How to Tell If I Have a Good Interest Rate
When you’re choosing a credit card, one factor that may influence your decision is the card’s Annual Percentage Rate, or APR — otherwise known as the interest rate.
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If you know you’ll be carrying a balance over multiple billing cycles, a good interest rate is important because it reflects the interest rate assessed on your credit card debt.
On the other hand, if you pay your credit card bill in full and on time each month (and don’t anticipate any major purchases you can’t pay off in one billing cycle), the interest rate might not be the most important factor when choosing a card.
The Board of Governors of the Federal Reserve System provides consumer credit data, which for Q3 2016 showed an average credit card interest rate of 12.51% (13.76% for accounts assessed interest).
Ultimately, whether or not you receive a good interest rate depends a lot on you: your spending habits, your debts, and your ability to make payments on your credit card. Understanding how credit card interest rates work can help you be a better credit consumer.
How Was My Interest Rate Determined?
Your credit card’s interest rate is determined by a variety of factors, some of which are within your control, and some of which aren’t.
Lenders offer different interest rates, so it helps to shop around to see which rates are the most attractive to you. Generally, the more rewards a card offers, the higher the interest rate. If you don’t carry a balance and earning rewards is important to you, a higher interest rate could be worth it.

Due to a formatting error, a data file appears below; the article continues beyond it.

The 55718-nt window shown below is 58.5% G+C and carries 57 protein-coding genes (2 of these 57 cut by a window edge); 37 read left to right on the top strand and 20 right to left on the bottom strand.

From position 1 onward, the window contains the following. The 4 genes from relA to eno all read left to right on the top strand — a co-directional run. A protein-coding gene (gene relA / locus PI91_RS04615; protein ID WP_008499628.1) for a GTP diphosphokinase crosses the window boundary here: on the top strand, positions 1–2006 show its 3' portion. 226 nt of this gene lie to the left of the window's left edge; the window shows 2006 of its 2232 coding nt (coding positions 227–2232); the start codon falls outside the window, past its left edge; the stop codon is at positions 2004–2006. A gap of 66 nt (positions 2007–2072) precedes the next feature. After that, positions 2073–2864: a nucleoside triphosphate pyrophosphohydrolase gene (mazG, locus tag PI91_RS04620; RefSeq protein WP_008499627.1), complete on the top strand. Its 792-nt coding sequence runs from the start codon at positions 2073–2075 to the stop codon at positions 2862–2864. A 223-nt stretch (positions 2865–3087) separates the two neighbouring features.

Your credit score also affects the interest rate you’re offered. This is the part you have some control over. If you want to be offered more types of credit cards, with more attractive features and interest rates, aim to raise your credit score to the good-to-excellent range.
Read the fine print when you apply for a credit card, and again as you review your credit card statements. Most credit card interest rates can vary when the Prime Rate adjusts. The Prime Rate is an interest rate that is three percentage points above the federal funds rate, which is set by the Federal Reserve Bank.
Tips to Lower My Interest Rate
It pays to shop around when you’re looking for a new card, to identify a good interest rate. Some lenders will offer you a 0% introductory interest rate for the first 9 to 12 months of card membership, giving you a chance to pay off a balance without owing interest. Others offer reward bonuses or discounts with certain retailers.
Here’s a valuable tip: If you pay your credit card bill in full and on time every month, then the interest rate on your credit card doesn’t matter. Why? Because as long as you pay your balance in full by the due date, you’ll never owe any interest or pay any late fees. If this is how you use your credit card, then you should shop for a card with the best rewards rather than the lowest interest rate.
If you do carry a balance, as many users of credit cards do, try to pay more than the minimum every month. If you’ve established a long history of using your card responsibly and would like to lower your interest rate, it may be possible to get a lower interest rate from your lender. However, keep in mind that all credit card issuers and lenders have different requirements for card holders and even a good credit history does not guarantee you will receive a good interest rate.
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You can also ask for a credit limit increase, which — if you don’t use this as a chance to spend more — can lower your credit utilization ratio and help boost your credit score. When in doubt, see what your credit card company can offer you.